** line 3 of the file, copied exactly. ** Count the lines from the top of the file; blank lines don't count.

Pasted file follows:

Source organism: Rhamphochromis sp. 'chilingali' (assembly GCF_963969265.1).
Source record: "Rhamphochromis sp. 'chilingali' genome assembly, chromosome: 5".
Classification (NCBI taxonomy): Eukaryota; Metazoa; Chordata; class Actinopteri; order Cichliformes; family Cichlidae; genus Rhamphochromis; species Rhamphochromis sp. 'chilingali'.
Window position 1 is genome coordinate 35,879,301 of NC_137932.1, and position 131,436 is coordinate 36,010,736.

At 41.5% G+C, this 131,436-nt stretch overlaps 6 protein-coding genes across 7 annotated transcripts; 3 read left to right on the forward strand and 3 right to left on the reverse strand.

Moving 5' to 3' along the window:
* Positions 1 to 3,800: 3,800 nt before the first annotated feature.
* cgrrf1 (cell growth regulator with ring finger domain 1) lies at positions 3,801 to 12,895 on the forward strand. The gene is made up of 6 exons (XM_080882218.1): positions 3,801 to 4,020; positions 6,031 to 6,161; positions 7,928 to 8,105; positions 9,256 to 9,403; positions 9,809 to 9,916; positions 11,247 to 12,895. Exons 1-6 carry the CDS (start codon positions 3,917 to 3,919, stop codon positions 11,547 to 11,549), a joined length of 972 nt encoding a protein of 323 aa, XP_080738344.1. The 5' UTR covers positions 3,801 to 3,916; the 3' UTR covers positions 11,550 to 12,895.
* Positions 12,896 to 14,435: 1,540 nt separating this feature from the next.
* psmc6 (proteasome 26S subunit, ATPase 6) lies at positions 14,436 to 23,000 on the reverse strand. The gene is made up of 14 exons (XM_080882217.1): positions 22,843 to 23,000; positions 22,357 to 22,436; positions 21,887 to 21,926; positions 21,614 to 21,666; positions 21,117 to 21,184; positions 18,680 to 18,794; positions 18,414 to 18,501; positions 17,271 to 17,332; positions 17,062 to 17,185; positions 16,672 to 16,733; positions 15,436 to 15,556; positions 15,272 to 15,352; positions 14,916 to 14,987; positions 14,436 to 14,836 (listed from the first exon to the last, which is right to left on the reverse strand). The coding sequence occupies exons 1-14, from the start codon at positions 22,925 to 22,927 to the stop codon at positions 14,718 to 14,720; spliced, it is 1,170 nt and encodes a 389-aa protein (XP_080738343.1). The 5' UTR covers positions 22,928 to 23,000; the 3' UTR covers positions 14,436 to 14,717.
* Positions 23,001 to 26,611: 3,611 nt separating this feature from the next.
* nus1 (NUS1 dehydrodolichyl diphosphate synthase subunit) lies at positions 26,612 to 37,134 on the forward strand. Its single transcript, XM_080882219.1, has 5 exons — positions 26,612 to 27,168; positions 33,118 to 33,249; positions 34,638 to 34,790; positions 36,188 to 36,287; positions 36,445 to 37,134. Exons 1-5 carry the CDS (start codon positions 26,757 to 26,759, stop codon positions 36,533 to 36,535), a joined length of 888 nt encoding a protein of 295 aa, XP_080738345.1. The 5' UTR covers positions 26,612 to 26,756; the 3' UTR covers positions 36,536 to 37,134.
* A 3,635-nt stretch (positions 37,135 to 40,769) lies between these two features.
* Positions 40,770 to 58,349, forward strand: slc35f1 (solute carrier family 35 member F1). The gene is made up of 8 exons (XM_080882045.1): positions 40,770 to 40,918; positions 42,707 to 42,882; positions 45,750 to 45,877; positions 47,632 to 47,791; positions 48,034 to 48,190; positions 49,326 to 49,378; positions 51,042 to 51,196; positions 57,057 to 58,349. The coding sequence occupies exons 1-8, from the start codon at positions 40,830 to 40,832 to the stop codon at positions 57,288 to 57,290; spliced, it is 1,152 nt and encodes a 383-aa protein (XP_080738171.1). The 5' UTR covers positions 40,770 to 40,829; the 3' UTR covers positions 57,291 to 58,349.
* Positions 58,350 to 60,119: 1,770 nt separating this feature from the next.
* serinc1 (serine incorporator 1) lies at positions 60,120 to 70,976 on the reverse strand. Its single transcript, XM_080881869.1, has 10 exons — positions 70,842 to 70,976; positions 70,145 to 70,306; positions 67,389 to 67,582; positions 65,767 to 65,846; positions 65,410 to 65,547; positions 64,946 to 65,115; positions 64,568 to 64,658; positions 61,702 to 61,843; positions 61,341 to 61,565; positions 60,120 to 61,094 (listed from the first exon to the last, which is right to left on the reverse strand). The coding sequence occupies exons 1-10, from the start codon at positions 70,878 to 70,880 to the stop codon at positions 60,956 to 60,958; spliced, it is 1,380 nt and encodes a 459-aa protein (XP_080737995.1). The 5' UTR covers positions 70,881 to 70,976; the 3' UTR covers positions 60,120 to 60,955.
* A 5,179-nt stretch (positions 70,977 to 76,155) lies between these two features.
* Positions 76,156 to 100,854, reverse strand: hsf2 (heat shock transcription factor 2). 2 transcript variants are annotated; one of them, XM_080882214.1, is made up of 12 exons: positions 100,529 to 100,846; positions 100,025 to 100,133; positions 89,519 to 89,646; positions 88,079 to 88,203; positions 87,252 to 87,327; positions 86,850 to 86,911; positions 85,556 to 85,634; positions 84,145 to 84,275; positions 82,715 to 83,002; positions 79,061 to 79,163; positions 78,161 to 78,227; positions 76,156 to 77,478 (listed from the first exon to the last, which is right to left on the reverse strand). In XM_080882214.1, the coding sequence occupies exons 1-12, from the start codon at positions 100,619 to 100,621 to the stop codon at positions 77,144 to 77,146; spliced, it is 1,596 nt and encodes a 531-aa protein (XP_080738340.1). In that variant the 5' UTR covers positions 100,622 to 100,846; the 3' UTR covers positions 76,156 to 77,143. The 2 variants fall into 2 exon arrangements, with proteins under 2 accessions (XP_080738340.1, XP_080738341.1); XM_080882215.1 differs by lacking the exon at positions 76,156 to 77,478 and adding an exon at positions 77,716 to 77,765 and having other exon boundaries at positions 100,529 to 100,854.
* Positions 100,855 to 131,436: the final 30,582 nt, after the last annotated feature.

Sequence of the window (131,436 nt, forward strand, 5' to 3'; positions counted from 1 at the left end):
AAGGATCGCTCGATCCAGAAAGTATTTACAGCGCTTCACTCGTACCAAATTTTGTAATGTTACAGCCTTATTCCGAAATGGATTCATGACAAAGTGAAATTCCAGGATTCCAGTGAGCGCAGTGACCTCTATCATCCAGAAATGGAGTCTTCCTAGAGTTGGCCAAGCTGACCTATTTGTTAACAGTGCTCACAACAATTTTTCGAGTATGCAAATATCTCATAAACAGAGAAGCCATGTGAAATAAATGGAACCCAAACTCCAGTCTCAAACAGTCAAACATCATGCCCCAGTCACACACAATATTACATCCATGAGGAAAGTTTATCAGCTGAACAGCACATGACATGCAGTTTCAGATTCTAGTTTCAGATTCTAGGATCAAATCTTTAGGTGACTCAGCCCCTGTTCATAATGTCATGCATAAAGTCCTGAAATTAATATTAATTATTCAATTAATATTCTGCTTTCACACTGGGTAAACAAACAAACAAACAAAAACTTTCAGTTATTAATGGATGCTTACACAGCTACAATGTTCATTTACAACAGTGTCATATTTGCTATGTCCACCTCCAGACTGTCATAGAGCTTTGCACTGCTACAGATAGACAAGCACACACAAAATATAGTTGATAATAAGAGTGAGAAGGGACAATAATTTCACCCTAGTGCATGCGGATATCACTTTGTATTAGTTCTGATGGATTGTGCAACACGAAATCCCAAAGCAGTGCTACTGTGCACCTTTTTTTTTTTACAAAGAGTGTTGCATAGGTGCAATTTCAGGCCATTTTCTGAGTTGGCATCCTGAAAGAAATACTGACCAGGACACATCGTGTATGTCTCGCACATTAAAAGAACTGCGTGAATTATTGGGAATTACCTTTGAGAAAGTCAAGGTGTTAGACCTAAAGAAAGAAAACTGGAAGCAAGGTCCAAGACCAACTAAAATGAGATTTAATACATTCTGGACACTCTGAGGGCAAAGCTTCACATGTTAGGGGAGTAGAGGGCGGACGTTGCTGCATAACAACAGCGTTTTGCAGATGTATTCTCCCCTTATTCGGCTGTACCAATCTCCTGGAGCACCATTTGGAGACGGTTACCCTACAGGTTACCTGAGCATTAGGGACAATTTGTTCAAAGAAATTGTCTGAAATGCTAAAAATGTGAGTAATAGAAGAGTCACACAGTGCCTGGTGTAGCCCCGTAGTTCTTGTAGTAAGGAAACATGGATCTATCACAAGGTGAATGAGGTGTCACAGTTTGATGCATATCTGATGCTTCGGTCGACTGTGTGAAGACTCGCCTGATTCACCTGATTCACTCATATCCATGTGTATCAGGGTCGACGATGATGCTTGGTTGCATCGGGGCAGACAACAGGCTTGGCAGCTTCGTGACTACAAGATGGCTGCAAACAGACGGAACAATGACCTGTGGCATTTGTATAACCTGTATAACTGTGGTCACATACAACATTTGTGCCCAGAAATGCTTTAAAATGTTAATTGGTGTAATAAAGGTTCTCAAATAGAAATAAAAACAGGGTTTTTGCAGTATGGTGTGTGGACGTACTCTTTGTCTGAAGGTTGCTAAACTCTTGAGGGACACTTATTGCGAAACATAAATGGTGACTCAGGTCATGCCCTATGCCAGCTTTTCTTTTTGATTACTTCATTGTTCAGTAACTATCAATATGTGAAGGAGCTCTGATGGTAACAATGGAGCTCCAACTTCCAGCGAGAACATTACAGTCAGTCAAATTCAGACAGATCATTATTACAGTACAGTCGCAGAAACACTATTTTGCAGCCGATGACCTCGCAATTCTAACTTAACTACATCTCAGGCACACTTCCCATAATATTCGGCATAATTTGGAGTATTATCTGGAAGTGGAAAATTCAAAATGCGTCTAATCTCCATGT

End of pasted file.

Classification (NCBI taxonomy): Eukaryota; Metazoa; Chordata; class Actinopteri; order Cichliformes; family Cichlidae; genus Rhamphochromis; species Rhamphochromis sp. 'chilingali'.